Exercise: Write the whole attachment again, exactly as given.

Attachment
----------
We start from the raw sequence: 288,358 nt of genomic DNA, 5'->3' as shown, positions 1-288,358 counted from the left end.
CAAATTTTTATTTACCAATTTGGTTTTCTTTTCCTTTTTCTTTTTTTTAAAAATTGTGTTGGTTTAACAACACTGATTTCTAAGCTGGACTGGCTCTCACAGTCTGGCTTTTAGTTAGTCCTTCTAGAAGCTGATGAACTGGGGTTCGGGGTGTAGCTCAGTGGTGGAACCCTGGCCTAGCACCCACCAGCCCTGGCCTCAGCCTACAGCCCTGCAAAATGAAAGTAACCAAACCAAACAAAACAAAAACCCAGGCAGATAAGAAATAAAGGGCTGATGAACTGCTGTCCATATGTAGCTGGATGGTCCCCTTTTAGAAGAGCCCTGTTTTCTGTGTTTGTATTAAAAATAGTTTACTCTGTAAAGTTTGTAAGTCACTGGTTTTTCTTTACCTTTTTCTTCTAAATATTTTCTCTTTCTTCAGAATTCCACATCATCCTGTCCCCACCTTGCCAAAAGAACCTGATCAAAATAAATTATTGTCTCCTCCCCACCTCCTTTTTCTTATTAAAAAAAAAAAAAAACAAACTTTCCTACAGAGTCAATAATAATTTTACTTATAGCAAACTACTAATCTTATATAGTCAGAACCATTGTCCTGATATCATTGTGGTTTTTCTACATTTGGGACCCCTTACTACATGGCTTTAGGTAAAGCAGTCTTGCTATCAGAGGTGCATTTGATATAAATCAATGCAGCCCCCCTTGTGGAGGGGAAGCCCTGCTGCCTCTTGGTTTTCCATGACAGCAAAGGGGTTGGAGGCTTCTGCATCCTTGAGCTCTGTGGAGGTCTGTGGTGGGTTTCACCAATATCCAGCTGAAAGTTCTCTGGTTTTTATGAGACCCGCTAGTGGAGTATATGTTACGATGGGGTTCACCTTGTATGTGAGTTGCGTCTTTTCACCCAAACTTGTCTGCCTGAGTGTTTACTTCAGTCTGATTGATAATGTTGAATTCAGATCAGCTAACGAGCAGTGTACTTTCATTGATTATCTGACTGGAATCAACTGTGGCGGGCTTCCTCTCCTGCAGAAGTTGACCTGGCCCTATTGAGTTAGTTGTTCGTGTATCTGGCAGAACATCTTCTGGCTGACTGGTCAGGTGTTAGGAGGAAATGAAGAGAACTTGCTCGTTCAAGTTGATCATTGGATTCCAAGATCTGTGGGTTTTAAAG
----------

We start from the raw sequence: 288,358 nt of genomic DNA, 5'->3' as shown, positions 1-288,358 counted from the left end.
CAAATTTTTATTTACCAATTTGGTTTTCTTTTCCTTTTTCTTTTTTTTAAAAATTGTGTTGGTTTAACAACACTGATTTCTAAGCTGGACTGGCTCTCACAGTCTGGCTTTTAGTTAGTCCTTCTAGAAGCTGATGAACTGGGGTTCGGGGTGTAGCTCAGTGGTGGAACCCTGGCCTAGCACCCACCAGCCCTGGCCTCAGCCTACAGCCCTGCAAAATGAAAGTAACCAAACCAAACAAAACAAAAACCCAGGCAGATAAGAAATAAAGGGCTGATGAACTGCTGTCCATATGTAGCTGGATGGTCCCCTTTTAGAAGAGCCCTGTTTTCTGTGTTTGTATTAAAAATAGTTTACTCTGTAAAGTTTGTAAGTCACTGGTTTTTCTTTACCTTTTTCTTCTAAATATTTTCTCTTTCTTCAGAATTCCACATCATCCTGTCCCCACCTTGCCAAAAGAACCTGATCAAAATAAATTATTGTCTCCTCCCCACCTCCTTTTTCTTATTAAAAAAAAAAAAAAACAAACTTTCCTACAGAGTCAATAATAATTTTACTTATAGCAAACTACTAATCTTATATAGTCAGAACCATTGTCCTGATATCATTGTGGTTTTTCTACATTTGGGACCCCTTACTACATGGCTTTAGGTAAAGCAGTCTTGCTATCAGAGGTGCATTTGATATAAATCAATGCAGCCCCCCTTGTGGAGGGGAAGCCCTGCTGCCTCTTGGTTTTCCATGACAGCAAAGGGGTTGGAGGCTTCTGCATCCTTGAGCTCTGTGGAGGTCTGTGGTGGGTTTCACCAATATCCAGCTGAAAGTTCTCTGGTTTTTATGAGACCCGCTAGTGGAGTATATGTTACGATGGGGTTCACCTTGTATGTGAGTTGCGTCTTTTCACCCAAACTTGTCTGCCTGAGTGTTTACTTCAGTCTGATTGATAATGTTGAATTCAGATCAGCTAACGAGCAGTGTACTTTCATTGATTATCTGACTGGAATCAACTGTGGCGGGCTTCCTCTCCTGCAGAAGTTGACCTGGCCCTATTGAGTTAGTTGTTCGTGTATCTGGCAGAACATCTTCTGGCTGACTGGTCAGGTGTTAGGAGGAAATGAAGAGAACTTGCTCGTTCAAGTTGATCATTGGATTCCAAGATCTGTGGGTTTTAAAG